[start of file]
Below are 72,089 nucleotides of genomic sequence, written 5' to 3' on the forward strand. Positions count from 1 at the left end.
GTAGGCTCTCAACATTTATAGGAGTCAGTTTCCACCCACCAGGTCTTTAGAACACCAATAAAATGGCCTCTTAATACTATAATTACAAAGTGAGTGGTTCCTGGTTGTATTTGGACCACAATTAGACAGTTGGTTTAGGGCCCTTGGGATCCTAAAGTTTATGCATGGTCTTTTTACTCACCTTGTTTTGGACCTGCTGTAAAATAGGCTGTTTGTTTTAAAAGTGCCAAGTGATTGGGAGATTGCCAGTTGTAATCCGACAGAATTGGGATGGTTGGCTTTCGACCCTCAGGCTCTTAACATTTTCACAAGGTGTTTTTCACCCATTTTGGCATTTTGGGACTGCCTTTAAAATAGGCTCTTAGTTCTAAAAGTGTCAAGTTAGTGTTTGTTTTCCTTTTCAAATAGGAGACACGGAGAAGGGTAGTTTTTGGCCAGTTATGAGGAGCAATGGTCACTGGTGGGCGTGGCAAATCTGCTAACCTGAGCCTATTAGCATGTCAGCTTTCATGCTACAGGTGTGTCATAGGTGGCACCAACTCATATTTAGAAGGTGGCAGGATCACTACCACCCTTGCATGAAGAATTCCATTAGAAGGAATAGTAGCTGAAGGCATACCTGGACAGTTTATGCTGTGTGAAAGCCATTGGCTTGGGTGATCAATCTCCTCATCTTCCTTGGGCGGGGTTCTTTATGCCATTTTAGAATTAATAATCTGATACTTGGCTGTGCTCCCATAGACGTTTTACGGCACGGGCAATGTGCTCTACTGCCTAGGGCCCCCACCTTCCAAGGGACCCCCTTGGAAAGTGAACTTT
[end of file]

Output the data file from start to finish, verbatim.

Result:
Below are 72,089 nucleotides of genomic sequence, written 5' to 3' on the forward strand. Positions count from 1 at the left end.
GTAGGCTCTCAACATTTATAGGAGTCAGTTTCCACCCACCAGGTCTTTAGAACACCAATAAAATGGCCTCTTAATACTATAATTACAAAGTGAGTGGTTCCTGGTTGTATTTGGACCACAATTAGACAGTTGGTTTAGGGCCCTTGGGATCCTAAAGTTTATGCATGGTCTTTTTACTCACCTTGTTTTGGACCTGCTGTAAAATAGGCTGTTTGTTTTAAAAGTGCCAAGTGATTGGGAGATTGCCAGTTGTAATCCGACAGAATTGGGATGGTTGGCTTTCGACCCTCAGGCTCTTAACATTTTCACAAGGTGTTTTTCACCCATTTTGGCATTTTGGGACTGCCTTTAAAATAGGCTCTTAGTTCTAAAAGTGTCAAGTTAGTGTTTGTTTTCCTTTTCAAATAGGAGACACGGAGAAGGGTAGTTTTTGGCCAGTTATGAGGAGCAATGGTCACTGGTGGGCGTGGCAAATCTGCTAACCTGAGCCTATTAGCATGTCAGCTTTCATGCTACAGGTGTGTCATAGGTGGCACCAACTCATATTTAGAAGGTGGCAGGATCACTACCACCCTTGCATGAAGAATTCCATTAGAAGGAATAGTAGCTGAAGGCATACCTGGACAGTTTATGCTGTGTGAAAGCCATTGGCTTGGGTGATCAATCTCCTCATCTTCCTTGGGCGGGGTTCTTTATGCCATTTTAGAATTAATAATCTGATACTTGGCTGTGCTCCCATAGACGTTTTACGGCACGGGCAATGTGCTCTACTGCCTAGGGCCCCCACCTTCCAAGGGACCCCCTTGGAAAGTGAACTTT